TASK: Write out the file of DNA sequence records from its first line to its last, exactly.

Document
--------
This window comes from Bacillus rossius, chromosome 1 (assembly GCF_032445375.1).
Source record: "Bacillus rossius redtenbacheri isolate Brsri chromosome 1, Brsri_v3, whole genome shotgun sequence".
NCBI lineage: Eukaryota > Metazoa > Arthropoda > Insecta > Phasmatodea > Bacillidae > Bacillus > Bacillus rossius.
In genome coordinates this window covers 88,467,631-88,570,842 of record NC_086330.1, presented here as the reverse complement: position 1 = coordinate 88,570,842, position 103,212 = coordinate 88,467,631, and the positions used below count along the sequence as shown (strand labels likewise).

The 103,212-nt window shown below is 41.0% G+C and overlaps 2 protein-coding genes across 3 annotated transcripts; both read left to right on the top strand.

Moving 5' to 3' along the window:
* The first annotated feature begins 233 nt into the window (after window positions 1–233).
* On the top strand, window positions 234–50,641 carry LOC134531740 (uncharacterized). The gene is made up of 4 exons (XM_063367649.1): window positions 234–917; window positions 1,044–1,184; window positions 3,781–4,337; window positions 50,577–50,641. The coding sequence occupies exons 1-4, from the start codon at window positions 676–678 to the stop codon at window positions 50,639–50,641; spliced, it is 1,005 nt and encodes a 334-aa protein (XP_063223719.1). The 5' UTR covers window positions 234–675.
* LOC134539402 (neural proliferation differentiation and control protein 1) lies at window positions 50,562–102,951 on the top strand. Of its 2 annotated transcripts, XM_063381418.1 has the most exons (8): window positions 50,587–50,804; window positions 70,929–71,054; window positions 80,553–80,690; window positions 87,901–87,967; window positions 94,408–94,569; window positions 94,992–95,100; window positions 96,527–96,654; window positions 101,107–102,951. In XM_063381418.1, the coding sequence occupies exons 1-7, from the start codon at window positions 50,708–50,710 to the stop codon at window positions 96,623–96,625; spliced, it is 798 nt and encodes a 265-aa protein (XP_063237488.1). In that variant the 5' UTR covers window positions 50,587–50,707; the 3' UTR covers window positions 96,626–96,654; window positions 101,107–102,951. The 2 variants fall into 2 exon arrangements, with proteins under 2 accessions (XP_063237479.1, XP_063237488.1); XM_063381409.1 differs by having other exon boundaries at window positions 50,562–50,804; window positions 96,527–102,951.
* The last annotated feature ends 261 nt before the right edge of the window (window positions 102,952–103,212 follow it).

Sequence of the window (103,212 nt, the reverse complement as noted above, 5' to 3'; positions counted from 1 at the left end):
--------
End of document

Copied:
This window comes from Bacillus rossius, chromosome 1 (assembly GCF_032445375.1).
Source record: "Bacillus rossius redtenbacheri isolate Brsri chromosome 1, Brsri_v3, whole genome shotgun sequence".
NCBI lineage: Eukaryota > Metazoa > Arthropoda > Insecta > Phasmatodea > Bacillidae > Bacillus > Bacillus rossius.
In genome coordinates this window covers 88,467,631-88,570,842 of record NC_086330.1, presented here as the reverse complement: position 1 = coordinate 88,570,842, position 103,212 = coordinate 88,467,631, and the positions used below count along the sequence as shown (strand labels likewise).

The 103,212-nt window shown below is 41.0% G+C and overlaps 2 protein-coding genes across 3 annotated transcripts; both read left to right on the top strand.

Moving 5' to 3' along the window:
* The first annotated feature begins 233 nt into the window (after window positions 1–233).
* On the top strand, window positions 234–50,641 carry LOC134531740 (uncharacterized). The gene is made up of 4 exons (XM_063367649.1): window positions 234–917; window positions 1,044–1,184; window positions 3,781–4,337; window positions 50,577–50,641. The coding sequence occupies exons 1-4, from the start codon at window positions 676–678 to the stop codon at window positions 50,639–50,641; spliced, it is 1,005 nt and encodes a 334-aa protein (XP_063223719.1). The 5' UTR covers window positions 234–675.
* LOC134539402 (neural proliferation differentiation and control protein 1) lies at window positions 50,562–102,951 on the top strand. Of its 2 annotated transcripts, XM_063381418.1 has the most exons (8): window positions 50,587–50,804; window positions 70,929–71,054; window positions 80,553–80,690; window positions 87,901–87,967; window positions 94,408–94,569; window positions 94,992–95,100; window positions 96,527–96,654; window positions 101,107–102,951. In XM_063381418.1, the coding sequence occupies exons 1-7, from the start codon at window positions 50,708–50,710 to the stop codon at window positions 96,623–96,625; spliced, it is 798 nt and encodes a 265-aa protein (XP_063237488.1). In that variant the 5' UTR covers window positions 50,587–50,707; the 3' UTR covers window positions 96,626–96,654; window positions 101,107–102,951. The 2 variants fall into 2 exon arrangements, with proteins under 2 accessions (XP_063237479.1, XP_063237488.1); XM_063381409.1 differs by having other exon boundaries at window positions 50,562–50,804; window positions 96,527–102,951.
* The last annotated feature ends 261 nt before the right edge of the window (window positions 102,952–103,212 follow it).

Sequence of the window (103,212 nt, the reverse complement as noted above, 5' to 3'; positions counted from 1 at the left end):